Monday of the Third week in Ordinary Time
Commentary of the day
Saint Ambrose (c.340-397), Bishop of Milan and Doctor of the Church
Commentary on Saint Luke's gospel, 7, 91-92 ; SC 52
His kingdom is indivisible and eternal
“Every kingdom divided against itself is heading for ruin”. Because people were saying that he cast out demons by Beelzebul, the prince of demons, Jesus wanted to show by these words that his kingdom is indivisible and eternal. Rightly, too, he answered Pilate: “My kingdom is not of this world” (Jn18,36). So those who do not put their hope in Christ but think that demons are cast out by the prince of demons, Jesus says, do not belong to an eternal kingdom... When faith is rent apart, can the divided kingdom stand?... If the kingdom of the Church is to endure for ever it is because its faith is undivided, its body single: “There is one Lord, one faith, one baptism, one God and Father of all, who is over all, through all and in all” (Eph 4,5-6).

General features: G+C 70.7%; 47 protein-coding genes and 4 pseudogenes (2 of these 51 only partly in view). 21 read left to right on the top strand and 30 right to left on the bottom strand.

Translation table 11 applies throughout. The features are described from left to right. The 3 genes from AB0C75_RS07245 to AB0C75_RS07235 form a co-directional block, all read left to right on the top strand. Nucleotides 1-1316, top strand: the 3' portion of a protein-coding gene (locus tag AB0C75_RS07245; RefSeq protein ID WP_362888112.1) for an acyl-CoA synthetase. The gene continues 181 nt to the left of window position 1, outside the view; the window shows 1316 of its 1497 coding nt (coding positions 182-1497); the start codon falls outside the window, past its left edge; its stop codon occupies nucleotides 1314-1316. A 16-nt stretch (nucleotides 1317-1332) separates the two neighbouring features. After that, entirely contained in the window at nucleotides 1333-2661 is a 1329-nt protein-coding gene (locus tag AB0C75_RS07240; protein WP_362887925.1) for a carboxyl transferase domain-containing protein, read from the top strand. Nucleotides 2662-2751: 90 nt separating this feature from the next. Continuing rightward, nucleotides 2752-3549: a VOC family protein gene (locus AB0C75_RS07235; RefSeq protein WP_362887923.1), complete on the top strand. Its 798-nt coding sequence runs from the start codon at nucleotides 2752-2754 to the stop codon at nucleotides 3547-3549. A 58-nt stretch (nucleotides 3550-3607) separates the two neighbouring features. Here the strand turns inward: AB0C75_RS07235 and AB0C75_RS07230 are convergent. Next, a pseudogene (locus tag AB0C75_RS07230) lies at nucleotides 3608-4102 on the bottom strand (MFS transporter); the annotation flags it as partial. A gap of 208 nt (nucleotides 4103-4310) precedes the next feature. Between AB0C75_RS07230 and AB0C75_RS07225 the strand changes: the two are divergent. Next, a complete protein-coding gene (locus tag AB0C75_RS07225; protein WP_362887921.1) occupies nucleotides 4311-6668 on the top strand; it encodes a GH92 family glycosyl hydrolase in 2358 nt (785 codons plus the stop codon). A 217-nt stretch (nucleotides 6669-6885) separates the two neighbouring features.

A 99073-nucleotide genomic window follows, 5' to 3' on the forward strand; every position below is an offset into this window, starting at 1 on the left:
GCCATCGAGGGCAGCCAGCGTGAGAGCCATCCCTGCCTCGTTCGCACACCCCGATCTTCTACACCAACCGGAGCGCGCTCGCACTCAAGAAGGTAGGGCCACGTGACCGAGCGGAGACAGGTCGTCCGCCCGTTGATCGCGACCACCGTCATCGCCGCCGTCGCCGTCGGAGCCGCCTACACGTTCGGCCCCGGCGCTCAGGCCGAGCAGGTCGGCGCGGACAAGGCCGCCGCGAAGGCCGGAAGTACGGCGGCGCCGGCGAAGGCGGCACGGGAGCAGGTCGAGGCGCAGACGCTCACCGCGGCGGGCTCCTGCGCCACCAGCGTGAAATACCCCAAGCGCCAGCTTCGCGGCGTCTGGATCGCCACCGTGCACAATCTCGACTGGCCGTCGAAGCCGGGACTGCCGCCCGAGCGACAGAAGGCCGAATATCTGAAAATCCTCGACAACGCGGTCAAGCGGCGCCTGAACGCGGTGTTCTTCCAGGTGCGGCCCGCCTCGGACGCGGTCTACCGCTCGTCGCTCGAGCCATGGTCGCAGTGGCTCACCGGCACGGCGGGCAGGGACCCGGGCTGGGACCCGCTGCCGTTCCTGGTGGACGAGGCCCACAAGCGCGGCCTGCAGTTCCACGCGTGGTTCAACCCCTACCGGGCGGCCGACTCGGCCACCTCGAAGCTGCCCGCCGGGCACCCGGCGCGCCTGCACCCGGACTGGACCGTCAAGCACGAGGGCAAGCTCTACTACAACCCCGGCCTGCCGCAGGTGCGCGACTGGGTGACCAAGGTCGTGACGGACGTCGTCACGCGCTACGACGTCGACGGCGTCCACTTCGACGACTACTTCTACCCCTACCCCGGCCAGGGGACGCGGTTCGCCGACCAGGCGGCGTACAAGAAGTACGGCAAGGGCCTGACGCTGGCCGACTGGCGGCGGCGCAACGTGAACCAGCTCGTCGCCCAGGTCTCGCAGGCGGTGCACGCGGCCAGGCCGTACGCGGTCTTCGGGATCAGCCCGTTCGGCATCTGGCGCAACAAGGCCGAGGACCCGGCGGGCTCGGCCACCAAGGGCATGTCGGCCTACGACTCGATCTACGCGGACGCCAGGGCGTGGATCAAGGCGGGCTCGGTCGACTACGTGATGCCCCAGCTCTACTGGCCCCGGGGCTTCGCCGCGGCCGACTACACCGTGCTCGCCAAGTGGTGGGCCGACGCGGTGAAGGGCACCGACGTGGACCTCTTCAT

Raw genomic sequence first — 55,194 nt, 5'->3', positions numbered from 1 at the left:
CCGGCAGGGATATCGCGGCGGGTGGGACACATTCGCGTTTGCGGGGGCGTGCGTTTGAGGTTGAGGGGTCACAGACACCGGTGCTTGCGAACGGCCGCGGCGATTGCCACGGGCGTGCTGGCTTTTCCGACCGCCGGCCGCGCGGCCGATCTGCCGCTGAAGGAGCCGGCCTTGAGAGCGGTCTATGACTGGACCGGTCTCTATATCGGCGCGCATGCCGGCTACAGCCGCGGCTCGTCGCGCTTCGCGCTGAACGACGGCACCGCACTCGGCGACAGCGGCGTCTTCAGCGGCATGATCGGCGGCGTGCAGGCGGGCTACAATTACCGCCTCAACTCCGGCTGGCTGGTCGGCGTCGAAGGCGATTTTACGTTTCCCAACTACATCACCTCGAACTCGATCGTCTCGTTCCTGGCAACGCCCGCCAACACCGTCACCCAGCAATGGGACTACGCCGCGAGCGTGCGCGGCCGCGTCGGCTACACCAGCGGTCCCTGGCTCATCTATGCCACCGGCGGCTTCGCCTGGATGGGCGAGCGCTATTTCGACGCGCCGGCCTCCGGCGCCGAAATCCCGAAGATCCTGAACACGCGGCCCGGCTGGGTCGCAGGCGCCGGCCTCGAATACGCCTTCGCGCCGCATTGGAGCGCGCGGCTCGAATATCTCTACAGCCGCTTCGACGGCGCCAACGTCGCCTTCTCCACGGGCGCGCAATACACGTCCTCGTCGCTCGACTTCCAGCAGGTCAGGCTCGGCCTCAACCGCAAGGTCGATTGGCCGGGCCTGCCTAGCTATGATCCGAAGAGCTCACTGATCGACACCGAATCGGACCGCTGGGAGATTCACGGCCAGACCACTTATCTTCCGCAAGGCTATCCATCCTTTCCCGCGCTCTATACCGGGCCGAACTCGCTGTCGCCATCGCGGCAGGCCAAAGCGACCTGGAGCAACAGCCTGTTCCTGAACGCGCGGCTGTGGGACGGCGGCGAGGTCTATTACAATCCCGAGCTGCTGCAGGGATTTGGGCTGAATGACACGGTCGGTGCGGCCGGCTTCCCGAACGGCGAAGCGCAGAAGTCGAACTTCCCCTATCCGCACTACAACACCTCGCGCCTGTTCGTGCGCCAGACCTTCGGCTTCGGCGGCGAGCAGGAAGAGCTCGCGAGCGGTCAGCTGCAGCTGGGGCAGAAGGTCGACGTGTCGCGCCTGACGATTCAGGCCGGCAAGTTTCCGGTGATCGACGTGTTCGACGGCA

What sacrilegious stupidity! The Son of God took flesh to crush the evil spirits and snatch the prize from the prince of this world, he also gave power to men to destroy the evil one (cf. Lk 10,19)... yet some people call the power of the devil to their aid. Nevertheless, [as Luke says], it is the “finger of God” (11,20) or, as Matthew says, “the Spirit of God” (12,28) that casts out demons. By this we understand that the Kingdom of God is indivisible as a body is indivisible since Christ is God's right hand and the Spirit seems like his finger... “For in Christ dwells the whole fullness of the deity bodily” (Col 2,9).
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